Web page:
The latest scheme to make the Wall Street fat cats even fatter (with our money, of course), courtesy of their friends at the Federal Reserve:
“During the financial crisis, it [the Fed] bought hundreds of billions of dollars of real-estate loans and securities from banks to reduce mortgage rates and ease the pressure on bank balance sheets. This, in turn, pumped hundreds of billions of new dollars into the economy, which has helped the banks–and bankers–to make a killing over the past year.
The banks are, however, lending to the federal government [the current 30-year T-bill rate is about 4.5%] which needs to fund record deficits by borrowing more than $1 trillion a year. Banks are also collecting interest–currently 0.25% a year–on the $1 trillion or so of “excess reserves” that they aren’t lending to anyone.”
…The idea behind giving the banks cheap money was that the banks would lend it to consumers and businesses. Unfortunately, that hasn’t happened: Since the start of the crisis, bank lending has fallen off a cliff.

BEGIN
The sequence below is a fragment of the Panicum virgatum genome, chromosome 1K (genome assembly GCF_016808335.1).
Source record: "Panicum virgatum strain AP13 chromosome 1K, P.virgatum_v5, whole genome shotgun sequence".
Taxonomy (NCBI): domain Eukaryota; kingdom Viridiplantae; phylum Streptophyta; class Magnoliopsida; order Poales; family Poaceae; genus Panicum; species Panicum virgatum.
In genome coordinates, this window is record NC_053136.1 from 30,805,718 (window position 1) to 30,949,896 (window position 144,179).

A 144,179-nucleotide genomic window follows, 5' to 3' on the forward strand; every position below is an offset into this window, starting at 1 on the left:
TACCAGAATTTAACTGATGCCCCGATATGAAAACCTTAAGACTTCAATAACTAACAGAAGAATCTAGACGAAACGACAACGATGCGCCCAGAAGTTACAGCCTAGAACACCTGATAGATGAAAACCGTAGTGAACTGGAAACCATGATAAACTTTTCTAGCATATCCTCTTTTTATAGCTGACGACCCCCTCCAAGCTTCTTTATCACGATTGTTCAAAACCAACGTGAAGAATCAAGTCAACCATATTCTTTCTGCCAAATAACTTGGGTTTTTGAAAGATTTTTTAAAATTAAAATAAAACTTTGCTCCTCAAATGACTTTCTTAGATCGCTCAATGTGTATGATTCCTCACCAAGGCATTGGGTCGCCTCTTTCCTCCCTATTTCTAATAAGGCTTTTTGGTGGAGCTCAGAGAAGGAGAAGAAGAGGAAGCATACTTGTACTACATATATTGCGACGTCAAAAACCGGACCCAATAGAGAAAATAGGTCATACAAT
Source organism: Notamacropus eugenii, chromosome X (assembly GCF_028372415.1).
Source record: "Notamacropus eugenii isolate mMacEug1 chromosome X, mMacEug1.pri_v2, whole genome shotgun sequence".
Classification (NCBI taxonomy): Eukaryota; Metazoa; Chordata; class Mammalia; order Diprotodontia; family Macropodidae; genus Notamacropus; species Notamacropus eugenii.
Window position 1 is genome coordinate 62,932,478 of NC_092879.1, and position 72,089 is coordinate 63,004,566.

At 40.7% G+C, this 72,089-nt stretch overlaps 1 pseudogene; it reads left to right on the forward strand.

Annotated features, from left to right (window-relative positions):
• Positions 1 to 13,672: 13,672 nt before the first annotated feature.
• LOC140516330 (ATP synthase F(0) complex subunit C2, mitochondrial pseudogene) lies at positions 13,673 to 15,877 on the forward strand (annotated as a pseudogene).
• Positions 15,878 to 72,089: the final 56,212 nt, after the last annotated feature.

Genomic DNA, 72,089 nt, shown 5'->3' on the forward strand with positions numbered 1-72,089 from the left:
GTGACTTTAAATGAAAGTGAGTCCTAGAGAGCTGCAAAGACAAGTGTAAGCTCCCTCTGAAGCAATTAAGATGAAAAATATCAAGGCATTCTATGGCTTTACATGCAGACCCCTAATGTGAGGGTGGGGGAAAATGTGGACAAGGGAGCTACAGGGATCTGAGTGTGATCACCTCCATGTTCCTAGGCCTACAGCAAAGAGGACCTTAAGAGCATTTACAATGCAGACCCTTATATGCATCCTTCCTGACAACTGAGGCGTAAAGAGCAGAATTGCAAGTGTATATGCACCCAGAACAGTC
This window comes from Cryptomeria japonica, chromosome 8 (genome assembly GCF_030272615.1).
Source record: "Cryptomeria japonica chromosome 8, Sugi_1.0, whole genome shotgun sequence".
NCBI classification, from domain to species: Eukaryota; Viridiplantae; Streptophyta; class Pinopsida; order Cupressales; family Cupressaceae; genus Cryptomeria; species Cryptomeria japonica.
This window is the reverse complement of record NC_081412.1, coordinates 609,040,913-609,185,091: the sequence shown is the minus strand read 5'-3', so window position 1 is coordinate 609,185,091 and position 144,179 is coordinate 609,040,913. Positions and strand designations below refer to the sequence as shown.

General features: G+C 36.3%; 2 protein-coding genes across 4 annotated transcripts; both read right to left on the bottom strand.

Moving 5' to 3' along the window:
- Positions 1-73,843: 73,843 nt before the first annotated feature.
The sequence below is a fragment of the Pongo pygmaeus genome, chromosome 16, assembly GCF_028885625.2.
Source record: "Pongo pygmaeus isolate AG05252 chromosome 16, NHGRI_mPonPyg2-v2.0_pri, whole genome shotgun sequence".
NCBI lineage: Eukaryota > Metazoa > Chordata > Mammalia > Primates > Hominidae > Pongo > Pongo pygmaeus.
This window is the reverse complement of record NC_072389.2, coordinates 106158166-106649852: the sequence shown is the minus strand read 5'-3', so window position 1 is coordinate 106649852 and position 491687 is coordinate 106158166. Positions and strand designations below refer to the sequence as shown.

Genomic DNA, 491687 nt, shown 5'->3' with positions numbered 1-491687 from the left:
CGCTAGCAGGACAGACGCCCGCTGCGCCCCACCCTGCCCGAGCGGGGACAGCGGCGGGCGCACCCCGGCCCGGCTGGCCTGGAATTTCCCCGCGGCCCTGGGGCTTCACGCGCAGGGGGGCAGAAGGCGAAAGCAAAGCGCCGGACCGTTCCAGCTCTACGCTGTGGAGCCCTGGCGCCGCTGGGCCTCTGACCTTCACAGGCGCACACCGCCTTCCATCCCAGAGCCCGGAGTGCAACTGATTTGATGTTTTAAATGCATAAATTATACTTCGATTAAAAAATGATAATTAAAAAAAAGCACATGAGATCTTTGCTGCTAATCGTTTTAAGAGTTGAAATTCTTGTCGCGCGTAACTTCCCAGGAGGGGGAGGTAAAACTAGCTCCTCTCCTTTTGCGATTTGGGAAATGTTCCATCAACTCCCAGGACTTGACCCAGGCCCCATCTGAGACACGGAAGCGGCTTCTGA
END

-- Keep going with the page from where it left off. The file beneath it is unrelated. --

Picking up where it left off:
(“Excess reserves” are the amount above the percentage of their assets that banks are required to keep at the Federal Reserve.)
“The Fed’s exit plan will call for increasing this interest rate, to encourage the banks to keep more money in excess reserves instead of lending it into the economy and thus expanding the money supply.
It’s a great time to be a banker.”
…Of course, in the process of increasing interest paid on reserves, the Fed will be paying banks even more not to lend. In the process, it will be giving banks yet another way to take nearly free money from the taxpayer and give it back to the government at a higher rate–and then pocket the difference.
Kudos to the Senate for confirming Ben Bernanke to another 4-year term as chairman of the Fed. Wall Street is very appreciative, as I’m sure will be reflected in future (ahem) “campaign contributions.”